3. I regret googling “rope bunny.”

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Stand up triple ... nice work Clinton! 👍👏

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Jun 8, 2023·edited Jun 8, 2023

This is extremely well written and important. I'll enjoy reading it more slowly when I have time. The bit on Smith and factory labor is more or less correct about production but folds in a LOT of Marxian perspective on alienated labor without exactly saying so. You may have read it from someone who themselves did not disclose the Marxian roots of the "alienation" perspective.

The discourse on "meaningless labor" is a bit heavy handed (you are not alone in this, it isn't just you) and to me, the whole tack seems to come from a Rousseaunian place of (as you mentioned) prizing the individual, because as a TEAM - factory labor is grandly meaningful. Talk to men who work(ed) at an auto plant: assembly line work is not meaningless. It can be great - especially when organized well! I worked at a cheese factory - and I found meaning in that. And it isn't crazy to do so.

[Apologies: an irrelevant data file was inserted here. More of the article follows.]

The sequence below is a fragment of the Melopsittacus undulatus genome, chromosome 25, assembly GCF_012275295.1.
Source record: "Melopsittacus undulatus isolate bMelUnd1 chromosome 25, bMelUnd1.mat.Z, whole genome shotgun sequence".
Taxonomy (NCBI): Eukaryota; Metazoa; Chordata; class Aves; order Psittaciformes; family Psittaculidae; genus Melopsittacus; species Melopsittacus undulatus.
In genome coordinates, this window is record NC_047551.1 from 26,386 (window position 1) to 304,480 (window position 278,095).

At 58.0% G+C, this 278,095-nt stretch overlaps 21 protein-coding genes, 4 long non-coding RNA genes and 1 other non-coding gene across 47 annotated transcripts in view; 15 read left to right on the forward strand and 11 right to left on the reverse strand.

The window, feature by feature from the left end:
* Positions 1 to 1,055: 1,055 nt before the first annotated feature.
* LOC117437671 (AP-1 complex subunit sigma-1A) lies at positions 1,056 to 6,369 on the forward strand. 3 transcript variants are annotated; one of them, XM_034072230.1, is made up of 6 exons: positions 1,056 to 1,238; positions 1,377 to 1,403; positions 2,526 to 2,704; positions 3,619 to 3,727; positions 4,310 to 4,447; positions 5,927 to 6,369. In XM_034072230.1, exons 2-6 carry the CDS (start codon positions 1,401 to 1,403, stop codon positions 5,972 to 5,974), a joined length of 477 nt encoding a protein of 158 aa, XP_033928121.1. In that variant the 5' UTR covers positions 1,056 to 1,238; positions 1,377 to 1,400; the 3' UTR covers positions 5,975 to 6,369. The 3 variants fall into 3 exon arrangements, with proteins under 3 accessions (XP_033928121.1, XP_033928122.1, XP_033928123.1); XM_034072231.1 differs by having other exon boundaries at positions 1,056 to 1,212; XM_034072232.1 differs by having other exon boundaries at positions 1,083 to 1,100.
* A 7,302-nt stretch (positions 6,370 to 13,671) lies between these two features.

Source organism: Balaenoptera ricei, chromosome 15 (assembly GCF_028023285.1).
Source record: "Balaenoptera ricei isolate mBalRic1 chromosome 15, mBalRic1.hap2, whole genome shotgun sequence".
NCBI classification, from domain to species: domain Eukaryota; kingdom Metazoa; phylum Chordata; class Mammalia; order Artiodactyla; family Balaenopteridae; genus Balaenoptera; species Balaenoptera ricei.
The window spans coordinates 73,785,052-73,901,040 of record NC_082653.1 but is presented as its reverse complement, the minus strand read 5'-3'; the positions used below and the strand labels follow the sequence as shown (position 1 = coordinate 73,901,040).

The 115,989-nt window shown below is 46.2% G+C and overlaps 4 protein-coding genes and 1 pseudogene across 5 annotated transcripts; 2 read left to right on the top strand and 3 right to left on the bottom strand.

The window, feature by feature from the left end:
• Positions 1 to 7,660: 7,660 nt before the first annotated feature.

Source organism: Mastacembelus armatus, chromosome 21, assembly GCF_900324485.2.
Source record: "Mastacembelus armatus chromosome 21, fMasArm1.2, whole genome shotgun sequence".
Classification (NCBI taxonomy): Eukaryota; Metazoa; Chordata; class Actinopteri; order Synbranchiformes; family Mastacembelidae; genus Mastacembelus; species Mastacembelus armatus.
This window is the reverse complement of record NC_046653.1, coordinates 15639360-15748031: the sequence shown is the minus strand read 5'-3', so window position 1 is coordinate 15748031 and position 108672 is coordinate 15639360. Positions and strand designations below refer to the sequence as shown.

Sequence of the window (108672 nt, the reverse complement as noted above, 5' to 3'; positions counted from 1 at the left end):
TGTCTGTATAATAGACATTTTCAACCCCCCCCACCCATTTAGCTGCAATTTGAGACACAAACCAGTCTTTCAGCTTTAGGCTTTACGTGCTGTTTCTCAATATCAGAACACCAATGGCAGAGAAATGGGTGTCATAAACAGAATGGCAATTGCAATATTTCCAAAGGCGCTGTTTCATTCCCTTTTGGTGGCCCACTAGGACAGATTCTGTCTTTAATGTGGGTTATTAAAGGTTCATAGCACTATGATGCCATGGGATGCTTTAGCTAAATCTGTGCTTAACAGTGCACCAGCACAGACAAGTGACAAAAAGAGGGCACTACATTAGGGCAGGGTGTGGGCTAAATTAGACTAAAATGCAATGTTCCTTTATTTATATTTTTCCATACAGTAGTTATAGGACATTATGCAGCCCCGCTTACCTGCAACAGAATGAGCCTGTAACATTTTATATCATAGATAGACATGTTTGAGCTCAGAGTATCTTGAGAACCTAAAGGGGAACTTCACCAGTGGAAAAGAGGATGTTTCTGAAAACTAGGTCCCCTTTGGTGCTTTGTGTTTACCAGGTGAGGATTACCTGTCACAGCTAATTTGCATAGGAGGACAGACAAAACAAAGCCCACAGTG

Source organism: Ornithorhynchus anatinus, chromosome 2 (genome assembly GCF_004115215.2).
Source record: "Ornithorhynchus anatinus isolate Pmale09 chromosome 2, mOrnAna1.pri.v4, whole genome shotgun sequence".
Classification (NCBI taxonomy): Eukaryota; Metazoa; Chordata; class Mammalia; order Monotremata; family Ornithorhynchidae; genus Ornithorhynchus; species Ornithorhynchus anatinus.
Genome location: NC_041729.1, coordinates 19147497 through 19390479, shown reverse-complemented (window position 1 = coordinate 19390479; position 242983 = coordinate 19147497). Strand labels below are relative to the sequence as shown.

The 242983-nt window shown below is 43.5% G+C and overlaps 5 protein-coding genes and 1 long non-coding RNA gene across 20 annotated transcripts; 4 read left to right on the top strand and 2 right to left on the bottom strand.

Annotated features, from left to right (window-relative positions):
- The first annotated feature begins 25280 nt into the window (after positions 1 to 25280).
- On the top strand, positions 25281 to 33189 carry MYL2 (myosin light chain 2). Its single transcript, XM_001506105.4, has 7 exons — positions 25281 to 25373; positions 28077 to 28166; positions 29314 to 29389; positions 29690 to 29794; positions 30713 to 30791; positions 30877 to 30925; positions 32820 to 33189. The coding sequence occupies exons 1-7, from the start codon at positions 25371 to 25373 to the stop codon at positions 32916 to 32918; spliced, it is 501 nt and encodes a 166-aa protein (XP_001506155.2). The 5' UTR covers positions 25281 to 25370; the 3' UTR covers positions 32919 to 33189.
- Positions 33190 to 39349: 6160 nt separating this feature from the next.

Your main point on the distinct mediation of automated labor is VERY important. - More on that in a later reply from me.

I was going to say something nice about this excellent article on Twitter - but you blocked me. I can't ever remember what for. - probably my being confrontational about ideas or that Jimmy Olson "supergirl" joke about what I thought was a pretty awesome and funny tweet that you deleted. My twitter handle is @histofarch if you ever want to unblock me.

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A man cannot be self made or he's delusional? 🥱


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Enjoyed this guest post. Clint always has interesting things to say.